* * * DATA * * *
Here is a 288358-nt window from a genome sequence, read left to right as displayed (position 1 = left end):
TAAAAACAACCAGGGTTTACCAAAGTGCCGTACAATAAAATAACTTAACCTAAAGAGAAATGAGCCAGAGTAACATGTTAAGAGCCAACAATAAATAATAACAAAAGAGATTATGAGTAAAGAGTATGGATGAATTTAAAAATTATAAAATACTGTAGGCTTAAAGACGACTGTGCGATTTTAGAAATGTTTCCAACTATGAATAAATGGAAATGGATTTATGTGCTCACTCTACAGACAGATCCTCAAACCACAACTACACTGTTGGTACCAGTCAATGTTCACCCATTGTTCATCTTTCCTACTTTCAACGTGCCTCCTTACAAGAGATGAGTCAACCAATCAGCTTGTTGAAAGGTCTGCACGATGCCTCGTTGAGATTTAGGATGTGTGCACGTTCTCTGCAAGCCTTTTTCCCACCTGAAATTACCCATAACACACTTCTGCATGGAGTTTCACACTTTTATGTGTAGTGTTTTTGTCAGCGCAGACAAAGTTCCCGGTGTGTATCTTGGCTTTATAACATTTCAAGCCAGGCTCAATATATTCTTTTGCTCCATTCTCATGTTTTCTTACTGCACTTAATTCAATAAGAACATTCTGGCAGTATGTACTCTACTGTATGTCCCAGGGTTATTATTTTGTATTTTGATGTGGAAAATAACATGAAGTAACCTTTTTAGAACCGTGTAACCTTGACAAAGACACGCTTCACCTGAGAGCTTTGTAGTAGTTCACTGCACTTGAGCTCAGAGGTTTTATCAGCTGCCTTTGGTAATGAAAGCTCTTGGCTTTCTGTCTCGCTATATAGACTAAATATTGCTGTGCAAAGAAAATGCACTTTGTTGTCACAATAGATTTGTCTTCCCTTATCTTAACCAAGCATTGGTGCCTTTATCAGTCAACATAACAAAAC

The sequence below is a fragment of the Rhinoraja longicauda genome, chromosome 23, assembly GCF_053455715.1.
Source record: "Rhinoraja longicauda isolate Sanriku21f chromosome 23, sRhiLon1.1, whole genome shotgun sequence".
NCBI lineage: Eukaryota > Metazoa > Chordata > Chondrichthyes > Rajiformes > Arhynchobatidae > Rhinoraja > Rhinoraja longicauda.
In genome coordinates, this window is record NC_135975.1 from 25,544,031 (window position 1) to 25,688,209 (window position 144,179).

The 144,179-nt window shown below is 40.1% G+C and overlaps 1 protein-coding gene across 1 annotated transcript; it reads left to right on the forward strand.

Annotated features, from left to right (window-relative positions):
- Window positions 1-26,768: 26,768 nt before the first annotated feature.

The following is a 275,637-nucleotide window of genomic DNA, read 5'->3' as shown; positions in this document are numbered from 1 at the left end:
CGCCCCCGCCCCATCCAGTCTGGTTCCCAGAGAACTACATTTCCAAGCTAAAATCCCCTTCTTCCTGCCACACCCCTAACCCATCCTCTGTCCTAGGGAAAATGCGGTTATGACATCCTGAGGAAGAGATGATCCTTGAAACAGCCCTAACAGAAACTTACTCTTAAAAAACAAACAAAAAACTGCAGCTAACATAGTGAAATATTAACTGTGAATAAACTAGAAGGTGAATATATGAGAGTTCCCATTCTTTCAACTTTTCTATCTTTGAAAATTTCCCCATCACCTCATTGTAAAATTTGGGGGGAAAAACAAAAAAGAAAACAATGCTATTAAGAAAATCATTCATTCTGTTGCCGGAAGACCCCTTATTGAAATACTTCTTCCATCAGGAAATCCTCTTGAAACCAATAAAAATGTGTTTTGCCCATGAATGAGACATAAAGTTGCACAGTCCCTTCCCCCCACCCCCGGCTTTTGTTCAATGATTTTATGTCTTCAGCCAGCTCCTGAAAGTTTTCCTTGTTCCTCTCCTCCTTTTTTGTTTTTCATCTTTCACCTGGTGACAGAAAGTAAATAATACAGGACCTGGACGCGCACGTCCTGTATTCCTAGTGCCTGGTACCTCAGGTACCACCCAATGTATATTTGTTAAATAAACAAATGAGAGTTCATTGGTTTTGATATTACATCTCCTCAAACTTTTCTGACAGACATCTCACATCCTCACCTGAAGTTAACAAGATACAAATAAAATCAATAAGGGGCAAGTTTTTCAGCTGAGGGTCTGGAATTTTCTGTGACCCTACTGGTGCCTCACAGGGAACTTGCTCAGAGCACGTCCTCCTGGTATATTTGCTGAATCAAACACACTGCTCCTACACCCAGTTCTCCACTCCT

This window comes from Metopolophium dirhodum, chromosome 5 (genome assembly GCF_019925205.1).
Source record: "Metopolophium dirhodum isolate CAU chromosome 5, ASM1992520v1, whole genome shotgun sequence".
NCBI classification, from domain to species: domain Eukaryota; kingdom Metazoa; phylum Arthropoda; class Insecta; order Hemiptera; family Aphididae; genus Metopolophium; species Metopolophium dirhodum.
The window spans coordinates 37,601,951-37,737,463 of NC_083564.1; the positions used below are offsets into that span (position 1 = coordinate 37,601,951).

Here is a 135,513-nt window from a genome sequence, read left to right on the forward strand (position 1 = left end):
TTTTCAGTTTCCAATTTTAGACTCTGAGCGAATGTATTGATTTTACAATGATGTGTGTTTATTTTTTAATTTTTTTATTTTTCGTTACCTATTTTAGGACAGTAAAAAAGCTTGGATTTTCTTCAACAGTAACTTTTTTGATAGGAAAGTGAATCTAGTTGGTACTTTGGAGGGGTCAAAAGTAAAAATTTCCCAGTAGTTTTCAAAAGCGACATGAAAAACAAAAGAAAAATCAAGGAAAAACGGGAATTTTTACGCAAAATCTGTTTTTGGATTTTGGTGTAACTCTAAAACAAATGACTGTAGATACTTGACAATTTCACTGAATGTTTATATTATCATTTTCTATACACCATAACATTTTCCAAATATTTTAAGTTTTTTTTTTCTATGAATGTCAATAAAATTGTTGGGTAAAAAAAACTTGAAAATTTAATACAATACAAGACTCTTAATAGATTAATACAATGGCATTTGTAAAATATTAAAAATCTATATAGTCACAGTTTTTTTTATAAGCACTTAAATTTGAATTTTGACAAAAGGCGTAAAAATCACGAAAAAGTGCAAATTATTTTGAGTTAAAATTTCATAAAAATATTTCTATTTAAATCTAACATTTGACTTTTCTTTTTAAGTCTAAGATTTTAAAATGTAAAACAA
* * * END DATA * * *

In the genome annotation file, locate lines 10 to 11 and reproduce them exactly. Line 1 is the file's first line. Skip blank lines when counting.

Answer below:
The following is a 275,637-nucleotide window of genomic DNA, read 5'->3' as shown; positions in this document are numbered from 1 at the left end:
CGCCCCCGCCCCATCCAGTCTGGTTCCCAGAGAACTACATTTCCAAGCTAAAATCCCCTTCTTCCTGCCACACCCCTAACCCATCCTCTGTCCTAGGGAAAATGCGGTTATGACATCCTGAGGAAGAGATGATCCTTGAAACAGCCCTAACAGAAACTTACTCTTAAAAAACAAACAAAAAACTGCAGCTAACATAGTGAAATATTAACTGTGAATAAACTAGAAGGTGAATATATGAGAGTTCCCATTCTTTCAACTTTTCTATCTTTGAAAATTTCCCCATCACCTCATTGTAAAATTTGGGGGGAAAAACAAAAAAGAAAACAATGCTATTAAGAAAATCATTCATTCTGTTGCCGGAAGACCCCTTATTGAAATACTTCTTCCATCAGGAAATCCTCTTGAAACCAATAAAAATGTGTTTTGCCCATGAATGAGACATAAAGTTGCACAGTCCCTTCCCCCCACCCCCGGCTTTTGTTCAATGATTTTATGTCTTCAGCCAGCTCCTGAAAGTTTTCCTTGTTCCTCTCCTCCTTTTTTGTTTTTCATCTTTCACCTGGTGACAGAAAGTAAATAATACAGGACCTGGACGCGCACGTCCTGTATTCCTAGTGCCTGGTACCTCAGGTACCACCCAATGTATATTTGTTAAATAAACAAATGAGAGTTCATTGGTTTTGATATTACATCTCCTCAAACTTTTCTGACAGACATCTCACATCCTCACCTGAAGTTAACAAGATACAAATAAAATCAATAAGGGGCAAGTTTTTCAGCTGAGGGTCTGGAATTTTCTGTGACCCTACTGGTGCCTCACAGGGAACTTGCTCAGAGCACGTCCTCCTGGTATATTTGCTGAATCAAACACACTGCTCCTACACCCAGTTCTCCACTCCT